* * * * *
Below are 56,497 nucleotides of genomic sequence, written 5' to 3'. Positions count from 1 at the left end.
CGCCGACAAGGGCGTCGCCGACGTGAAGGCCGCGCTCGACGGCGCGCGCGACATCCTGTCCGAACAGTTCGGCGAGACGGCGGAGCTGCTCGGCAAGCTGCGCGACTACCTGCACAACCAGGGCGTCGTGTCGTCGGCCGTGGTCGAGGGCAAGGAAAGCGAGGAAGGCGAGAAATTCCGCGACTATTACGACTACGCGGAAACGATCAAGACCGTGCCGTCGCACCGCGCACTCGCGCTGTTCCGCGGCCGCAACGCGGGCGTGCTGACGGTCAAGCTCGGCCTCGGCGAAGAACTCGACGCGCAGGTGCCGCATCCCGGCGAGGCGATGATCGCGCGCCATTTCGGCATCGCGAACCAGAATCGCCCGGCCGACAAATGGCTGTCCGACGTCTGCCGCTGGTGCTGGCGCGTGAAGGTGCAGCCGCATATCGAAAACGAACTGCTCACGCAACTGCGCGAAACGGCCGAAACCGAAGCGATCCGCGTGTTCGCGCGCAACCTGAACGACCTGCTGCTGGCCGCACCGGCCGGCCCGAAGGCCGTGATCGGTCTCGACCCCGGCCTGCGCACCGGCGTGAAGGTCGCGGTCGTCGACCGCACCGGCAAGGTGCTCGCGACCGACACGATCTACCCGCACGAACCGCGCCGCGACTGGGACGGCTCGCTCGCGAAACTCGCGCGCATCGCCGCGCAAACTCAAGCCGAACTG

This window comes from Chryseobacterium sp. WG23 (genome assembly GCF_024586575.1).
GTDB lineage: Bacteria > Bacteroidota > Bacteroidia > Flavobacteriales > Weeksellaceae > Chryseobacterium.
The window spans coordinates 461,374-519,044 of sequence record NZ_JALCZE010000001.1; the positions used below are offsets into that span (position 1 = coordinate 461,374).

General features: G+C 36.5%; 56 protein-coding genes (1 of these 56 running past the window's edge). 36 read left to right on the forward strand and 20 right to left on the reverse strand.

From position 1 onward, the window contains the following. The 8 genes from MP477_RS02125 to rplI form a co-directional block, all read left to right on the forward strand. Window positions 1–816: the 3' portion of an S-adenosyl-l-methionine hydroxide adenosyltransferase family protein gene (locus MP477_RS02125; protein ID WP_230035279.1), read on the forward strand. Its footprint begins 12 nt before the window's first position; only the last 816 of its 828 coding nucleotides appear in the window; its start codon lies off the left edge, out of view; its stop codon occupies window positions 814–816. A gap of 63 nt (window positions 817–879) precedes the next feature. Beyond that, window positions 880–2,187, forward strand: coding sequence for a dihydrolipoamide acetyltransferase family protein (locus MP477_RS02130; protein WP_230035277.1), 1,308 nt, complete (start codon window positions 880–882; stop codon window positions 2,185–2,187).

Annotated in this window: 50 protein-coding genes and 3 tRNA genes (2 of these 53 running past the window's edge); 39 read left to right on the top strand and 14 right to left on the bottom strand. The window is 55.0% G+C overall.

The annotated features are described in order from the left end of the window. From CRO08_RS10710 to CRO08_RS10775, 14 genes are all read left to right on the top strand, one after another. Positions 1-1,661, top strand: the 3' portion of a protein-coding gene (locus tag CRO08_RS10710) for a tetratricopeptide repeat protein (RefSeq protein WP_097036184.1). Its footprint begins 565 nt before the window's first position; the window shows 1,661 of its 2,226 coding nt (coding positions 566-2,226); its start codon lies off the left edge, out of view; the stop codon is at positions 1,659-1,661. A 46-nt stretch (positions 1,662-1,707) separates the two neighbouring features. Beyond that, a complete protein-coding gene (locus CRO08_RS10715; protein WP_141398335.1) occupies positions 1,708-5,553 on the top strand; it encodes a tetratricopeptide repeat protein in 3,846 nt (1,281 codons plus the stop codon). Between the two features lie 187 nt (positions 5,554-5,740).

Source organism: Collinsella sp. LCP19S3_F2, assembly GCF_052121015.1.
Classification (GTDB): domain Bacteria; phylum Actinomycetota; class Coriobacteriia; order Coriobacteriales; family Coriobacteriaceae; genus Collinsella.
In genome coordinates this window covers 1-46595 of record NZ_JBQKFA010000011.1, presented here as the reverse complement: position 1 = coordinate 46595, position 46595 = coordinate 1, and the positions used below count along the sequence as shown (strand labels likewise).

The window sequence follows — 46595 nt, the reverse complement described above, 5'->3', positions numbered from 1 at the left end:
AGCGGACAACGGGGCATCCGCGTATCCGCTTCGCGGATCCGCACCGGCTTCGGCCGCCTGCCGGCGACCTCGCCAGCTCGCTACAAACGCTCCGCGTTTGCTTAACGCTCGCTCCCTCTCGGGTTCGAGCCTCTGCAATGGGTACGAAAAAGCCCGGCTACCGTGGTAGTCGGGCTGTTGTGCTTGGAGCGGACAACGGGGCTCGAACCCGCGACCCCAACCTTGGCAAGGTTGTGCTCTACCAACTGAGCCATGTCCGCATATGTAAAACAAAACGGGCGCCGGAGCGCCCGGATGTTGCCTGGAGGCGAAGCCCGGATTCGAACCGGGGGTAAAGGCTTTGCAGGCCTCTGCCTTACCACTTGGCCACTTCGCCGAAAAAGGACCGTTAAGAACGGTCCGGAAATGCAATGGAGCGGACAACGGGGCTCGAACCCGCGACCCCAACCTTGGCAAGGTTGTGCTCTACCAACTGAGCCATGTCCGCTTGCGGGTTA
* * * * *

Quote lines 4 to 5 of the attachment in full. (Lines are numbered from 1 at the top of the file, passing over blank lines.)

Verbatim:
GTDB lineage: Bacteria > Bacteroidota > Bacteroidia > Flavobacteriales > Weeksellaceae > Chryseobacterium.
The window spans coordinates 461,374-519,044 of sequence record NZ_JALCZE010000001.1; the positions used below are offsets into that span (position 1 = coordinate 461,374).